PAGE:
One of the keys to Baylor's Big 12 Title contention was the league's Defensive Player of the Year, James Lynch. Lynch had a breakout season for the Bears, racking up 13.5 sacks and 19.5 tackles for loss on the conference's best defense. He decided to make the expected jump to the NFL despite retaining one year of eligibility, and his range seems somewhere anywhere Rounds 3-6. He can play either inside or out on an NFL defense, but his thick frame suggests somebody who fits the defensive tackle spot. That frame helps him create a lot of power, but he doesn't have the top-tier athleticism of other D-Linemen in this Draft. He's also hurt by the quality of the offensive lines he played against in the Big 12; it's obviously still Power Five talent, but he didn't face the opponents of the SEC or Big Ten.

Late Round Sleeper: Oluwole Betiku, Illinois
Oluwole Betiku has had an interesting career path so far through the college ranks. He came out of high school as a five-star prospect who was supposed to be a central piece of USC's defense for years to come. He never really fit in with the Trojans and instead made the surprising jump to the Midwest, where he was a one-year wonder for Lovie Smith and Illinois. He's the type of player that probably could've used one more season to further develop, but he instead decided to go pro. He's a little bit undersized at 250 pounds and likely ends up being an outside linebacker in the pros. He can certainly get after the QB, but needs to develop other areas of his game. With his talent, I wouldn't be shocked at all if somebody takes a flier on him in the later rounds just to see what he can do.

1. Isaiah Simmons, Clemson: There is not a more versatile player in this Draft than Isaiah Simmons, period. Simmons began his career with the Tigers mainly playing safety but transitioned into outside linebacker, where he'll likely spend most of his time in the NFL. He has the ability to cover tight ends, receivers and running backs, and he can be moved around in any modern defense. There's no question about his production or talent either; he was the heart and soul of a Clemson defense that ranked No. 1 in the country this year in defensive efficiency and he dominated at the Combine. His workouts often dwarfed just not other linebackers, but players at skill positions. Simmons actually ranks No. 2 on my board (behind Young, ahead of Burrow) simply because of how many different roles he can play, and play well.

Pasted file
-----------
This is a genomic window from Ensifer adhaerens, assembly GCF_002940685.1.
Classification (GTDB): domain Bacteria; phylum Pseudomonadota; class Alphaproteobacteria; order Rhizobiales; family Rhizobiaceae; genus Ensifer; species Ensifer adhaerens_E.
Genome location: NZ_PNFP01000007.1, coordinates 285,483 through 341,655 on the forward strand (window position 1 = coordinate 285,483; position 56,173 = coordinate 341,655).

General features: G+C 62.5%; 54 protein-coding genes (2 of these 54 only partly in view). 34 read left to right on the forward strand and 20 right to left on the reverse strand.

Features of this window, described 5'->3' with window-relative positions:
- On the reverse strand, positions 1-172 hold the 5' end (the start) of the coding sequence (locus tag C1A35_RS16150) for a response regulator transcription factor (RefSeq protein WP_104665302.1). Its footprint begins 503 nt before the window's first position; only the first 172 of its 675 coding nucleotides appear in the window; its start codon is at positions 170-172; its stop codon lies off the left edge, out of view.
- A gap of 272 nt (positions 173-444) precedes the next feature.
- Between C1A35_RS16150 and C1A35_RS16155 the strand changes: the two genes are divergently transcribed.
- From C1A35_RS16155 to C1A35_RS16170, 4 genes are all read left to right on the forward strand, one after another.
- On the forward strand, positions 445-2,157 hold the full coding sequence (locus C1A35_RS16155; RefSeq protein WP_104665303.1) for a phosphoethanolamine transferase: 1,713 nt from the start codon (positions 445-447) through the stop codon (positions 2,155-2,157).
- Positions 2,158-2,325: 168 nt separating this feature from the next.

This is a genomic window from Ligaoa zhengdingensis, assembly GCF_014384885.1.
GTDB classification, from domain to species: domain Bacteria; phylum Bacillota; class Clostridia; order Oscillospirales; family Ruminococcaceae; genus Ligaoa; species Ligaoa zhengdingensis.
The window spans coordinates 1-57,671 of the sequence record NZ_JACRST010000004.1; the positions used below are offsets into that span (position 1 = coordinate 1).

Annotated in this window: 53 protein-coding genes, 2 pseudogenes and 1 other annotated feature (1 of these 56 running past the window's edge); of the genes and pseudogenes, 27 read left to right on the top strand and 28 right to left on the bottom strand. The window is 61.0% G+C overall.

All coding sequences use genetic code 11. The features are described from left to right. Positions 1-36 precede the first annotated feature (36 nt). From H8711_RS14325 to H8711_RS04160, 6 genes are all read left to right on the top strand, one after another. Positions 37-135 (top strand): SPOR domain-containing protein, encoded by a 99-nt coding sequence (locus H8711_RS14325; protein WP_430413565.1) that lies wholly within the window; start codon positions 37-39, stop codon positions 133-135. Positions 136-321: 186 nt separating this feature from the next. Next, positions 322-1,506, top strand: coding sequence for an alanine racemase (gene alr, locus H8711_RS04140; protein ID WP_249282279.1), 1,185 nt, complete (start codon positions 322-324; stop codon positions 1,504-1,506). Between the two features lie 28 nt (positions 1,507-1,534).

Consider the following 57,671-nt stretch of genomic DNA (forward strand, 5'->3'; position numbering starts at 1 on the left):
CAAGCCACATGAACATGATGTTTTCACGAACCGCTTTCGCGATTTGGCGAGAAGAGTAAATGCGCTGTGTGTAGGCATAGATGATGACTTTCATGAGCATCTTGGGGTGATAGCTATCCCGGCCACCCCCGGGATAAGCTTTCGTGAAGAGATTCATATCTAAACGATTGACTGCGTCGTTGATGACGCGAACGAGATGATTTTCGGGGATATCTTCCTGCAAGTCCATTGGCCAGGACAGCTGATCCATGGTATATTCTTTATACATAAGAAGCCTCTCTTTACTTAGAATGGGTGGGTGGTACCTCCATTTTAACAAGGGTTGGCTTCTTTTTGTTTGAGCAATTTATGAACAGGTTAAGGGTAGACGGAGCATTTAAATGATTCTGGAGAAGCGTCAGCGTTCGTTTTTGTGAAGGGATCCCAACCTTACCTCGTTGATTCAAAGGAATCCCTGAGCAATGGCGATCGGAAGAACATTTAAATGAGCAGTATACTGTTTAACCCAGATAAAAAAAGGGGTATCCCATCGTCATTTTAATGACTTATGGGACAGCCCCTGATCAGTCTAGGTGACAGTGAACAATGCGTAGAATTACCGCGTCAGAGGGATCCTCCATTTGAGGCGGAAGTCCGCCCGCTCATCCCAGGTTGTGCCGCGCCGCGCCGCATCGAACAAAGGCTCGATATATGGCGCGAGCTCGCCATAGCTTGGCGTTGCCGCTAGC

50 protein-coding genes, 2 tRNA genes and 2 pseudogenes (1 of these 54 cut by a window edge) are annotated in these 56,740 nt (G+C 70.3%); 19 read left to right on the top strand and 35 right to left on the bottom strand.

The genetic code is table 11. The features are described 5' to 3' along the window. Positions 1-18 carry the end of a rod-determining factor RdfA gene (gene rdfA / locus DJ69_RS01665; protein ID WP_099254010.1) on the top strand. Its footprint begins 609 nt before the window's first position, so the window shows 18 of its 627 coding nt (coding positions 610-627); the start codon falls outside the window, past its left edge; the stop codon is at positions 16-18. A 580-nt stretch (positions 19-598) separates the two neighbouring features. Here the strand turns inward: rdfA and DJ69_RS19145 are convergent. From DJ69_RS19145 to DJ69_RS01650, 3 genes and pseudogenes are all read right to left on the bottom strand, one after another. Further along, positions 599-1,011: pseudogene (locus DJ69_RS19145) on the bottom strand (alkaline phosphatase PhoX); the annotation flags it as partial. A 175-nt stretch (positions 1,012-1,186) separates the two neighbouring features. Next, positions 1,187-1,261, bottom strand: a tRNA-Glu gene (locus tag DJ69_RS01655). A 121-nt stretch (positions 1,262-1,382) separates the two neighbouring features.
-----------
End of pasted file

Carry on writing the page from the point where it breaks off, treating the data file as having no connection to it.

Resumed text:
Projected Range: Early first round
2. K'Lavon Chaisson, LSU: K'Lavon Chaisson played the DE/OLB hybrid role this past season for LSU, but he'll likely operate as an outside 'backer in the pros. There is no question how disruptive of a force he can be off the perimeter, as he has an explosive first step and twitchy instincts. At 6'4", 250 pounds he has good size but should continue to add bulk as he matures as a player. There are still areas of his game that need to grow as a linebacker, but the upside and potential are already there for him. One of the bigger concerns with the former LSU Tiger is his injury history; he missed pretty all of 2018 with a torn ACL. He obviously showed he could recover from it but for a prospect that relies so much on quickness and explosiveness, it's something to monitor.
Projected Range: Mid-first round to early second round
3. Kenneth Murray, Oklahoma: Murray played the "janitor" role in the Oklahoma defense these last few seasons, cleaning up play after play with excellent closing speed and the athleticism to cover sideline to sideline. He had 155 tackles in 2018, and while his production dipped slightly in '19, he proved to be a guy that could do more things than just tackle. There's upside as a possible pass rusher or coverage 'backer in the future, and Murray is a very proven playmaker. He does still struggle at times diagnosing opposing offenses, and can be mistake prone. He didn't learn the best habits early on his OU career, although he looked more natural as a leader this past fall under the teaching of coordinator Alex Grinch. I don't see him quite having the upside of others at the linebacker position, but he's one of those high floor prospects that should have a lengthy career.
Projected Range: Mid-first round to late first round